Symptoms of Early Disseminated Lyme disease, also called tick disease, can appear up to one month after a tick bite. Those symptoms make you feel like you have the flu: fatigue, headache, muscle or joint soreness, and, of course, the famous "bulls eye" rash. Not everyone gets the bulls eye rash, though. Further, if you have been bitten in a hard-to-see place, you may never see the rash even if you develop it.

The fact that not everyone knows they have been bitten may add up to diagnosis difficulties short-term, and sometimes long-term, too. Unfortunately, the diagnosis may be so difficult that the patient is told his illness is "all in his head."

Next:

How Is Lyme Disease Diagnosed?

Most Lyme Disease is spread by ticks during the warm, outdoor months, which may vary depending on your location. If you begin to feel flu-like symptoms and you've possibly been exposed to a tick, either outdoors yourself, or from a family pet who could have picked one up, whether or not you know you've been bitten, see your doctor.

According to the CDC, 94% of US Lyme cases are found in 12 states.

In some areas of the country, doctors will not consider Lyme Disease as a diagnosis, whether or not it might fall into the realm of Late Disseminated Lyme Disease (Chronic Lyme). It's controversial, especially in areas where disease-bearing ticks are not ordinarily found. But people travel, and ticks can travel with them. Someone who lives in an area where ticks have not previously been found to carry Lyme Disease may have visited an area that does have those ticks, or may be among the first in an area where those bacteria-carrying ticks are migrating.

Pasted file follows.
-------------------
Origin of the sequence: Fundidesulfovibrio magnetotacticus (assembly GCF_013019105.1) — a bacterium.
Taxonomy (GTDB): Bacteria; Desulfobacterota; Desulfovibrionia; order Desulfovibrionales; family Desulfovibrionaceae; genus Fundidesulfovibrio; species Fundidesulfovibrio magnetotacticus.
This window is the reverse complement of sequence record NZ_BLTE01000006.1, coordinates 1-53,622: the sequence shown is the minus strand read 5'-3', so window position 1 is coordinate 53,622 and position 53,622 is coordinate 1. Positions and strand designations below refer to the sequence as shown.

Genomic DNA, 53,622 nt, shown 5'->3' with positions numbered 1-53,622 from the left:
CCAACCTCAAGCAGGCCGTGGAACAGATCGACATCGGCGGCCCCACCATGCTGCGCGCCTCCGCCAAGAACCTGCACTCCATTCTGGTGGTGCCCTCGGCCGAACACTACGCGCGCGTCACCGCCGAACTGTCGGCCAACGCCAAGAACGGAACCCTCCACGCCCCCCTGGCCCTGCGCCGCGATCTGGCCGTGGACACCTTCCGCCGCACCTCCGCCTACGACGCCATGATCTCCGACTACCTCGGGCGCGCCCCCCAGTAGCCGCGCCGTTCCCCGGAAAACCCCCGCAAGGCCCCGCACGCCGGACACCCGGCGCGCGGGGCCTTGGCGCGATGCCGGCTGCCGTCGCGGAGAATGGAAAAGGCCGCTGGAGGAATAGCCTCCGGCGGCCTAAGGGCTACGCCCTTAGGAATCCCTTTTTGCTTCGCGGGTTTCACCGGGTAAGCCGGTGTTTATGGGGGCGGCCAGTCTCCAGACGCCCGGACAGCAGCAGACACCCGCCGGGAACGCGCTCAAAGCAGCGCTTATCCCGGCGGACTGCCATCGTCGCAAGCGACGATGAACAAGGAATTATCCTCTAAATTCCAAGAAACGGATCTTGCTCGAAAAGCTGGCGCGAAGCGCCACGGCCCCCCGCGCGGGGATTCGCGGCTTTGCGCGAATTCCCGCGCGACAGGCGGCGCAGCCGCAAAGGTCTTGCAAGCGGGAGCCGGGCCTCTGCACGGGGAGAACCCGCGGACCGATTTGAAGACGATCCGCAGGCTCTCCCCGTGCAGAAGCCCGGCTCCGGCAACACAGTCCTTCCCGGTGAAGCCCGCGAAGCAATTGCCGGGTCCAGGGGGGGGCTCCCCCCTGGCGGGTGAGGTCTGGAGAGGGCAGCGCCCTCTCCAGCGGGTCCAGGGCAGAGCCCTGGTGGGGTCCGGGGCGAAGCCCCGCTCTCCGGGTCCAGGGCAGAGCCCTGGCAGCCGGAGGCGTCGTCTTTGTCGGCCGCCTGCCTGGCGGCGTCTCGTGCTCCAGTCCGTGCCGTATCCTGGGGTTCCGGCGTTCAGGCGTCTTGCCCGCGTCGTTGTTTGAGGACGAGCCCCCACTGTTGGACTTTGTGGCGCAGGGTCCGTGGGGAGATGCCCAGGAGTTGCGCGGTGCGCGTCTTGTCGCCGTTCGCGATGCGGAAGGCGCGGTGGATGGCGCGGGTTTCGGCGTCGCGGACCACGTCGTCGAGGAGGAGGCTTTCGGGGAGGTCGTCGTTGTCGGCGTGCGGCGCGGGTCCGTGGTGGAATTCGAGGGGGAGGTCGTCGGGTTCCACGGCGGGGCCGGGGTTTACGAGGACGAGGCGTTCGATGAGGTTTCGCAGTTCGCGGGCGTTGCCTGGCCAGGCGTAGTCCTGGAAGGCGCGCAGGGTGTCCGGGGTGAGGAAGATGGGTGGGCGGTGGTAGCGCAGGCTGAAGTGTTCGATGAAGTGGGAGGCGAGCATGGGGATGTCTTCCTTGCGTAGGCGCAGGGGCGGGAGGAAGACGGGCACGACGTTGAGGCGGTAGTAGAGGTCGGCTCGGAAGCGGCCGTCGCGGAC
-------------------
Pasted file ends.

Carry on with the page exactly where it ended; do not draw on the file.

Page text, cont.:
Find a map of known Lyme Disease risk areas from USA Today.

If you seek a possible Lyme diagnosis, be frank with your doctor about the possibilities. Describe any travel you've done to areas that may harbor ticks. If your doctor won't discuss the possibility of Lyme with you, then find a doctor who will.

Once you have found the right doctor to work with you, he or she will begin by ruling out the flu or other bacterial infections.

If your doctor believes Lyme is a possibility, he will order a blood test that looks for the antibodies developed to fend off a Lyme infection. There are three different tests that can help diagnose Lyme, but all have their drawbacks including false positives. Sometimes they simply fail to detect the bacteria or the antibodies.

In people who think they have Chronic Lyme Disease, acquired even years before they suffer symptoms, these tests may not work at all, which is one reason the diagnosis is so controversial, and why some doctors don't believe it is a real diagnosis.

Is There Effective Treatment for Lyme Disease?

If Lyme Disease is caught early and treated early, then yes, the infection can be cured and patients will live normal lives afterwards. Lyme Disease is treated with antibiotics which kill the infection caused by Borrelia burgdorferi.

However, left untreated for more than a few months, Lyme Disease may create bigger problems for patients. Some are treated with heavy antibiotics which may have limited usefulness. The question of long-term use of antibiotics is the source of much of the controversy that surrounds Lyme Disease.

Lyme Disease - the Bottom Line

If it is at all possible you have been bitten by an infected tick, and you experience the difficult symptoms described here, and if you are having trouble getting a diagnosis, especially in a case where your doctor tells you your symptoms are all in your head, then consider finding a new doctor, one who will consider a Lyme diagnosis, among other possibilities.

Read as much as you can about Lyme Disease, and the myths and controversies that surround it. Find a doctor who will be willing to work with you. Empower yourself with knowledge, and be an active and engaged member of your healthcare team.

Find an excellent compilation of Lyme Disease resources and references from the history of Lyme, to prevention, to diagnosis of early and later-stage lyme, to other's opinions on the controversy in the Lyme community.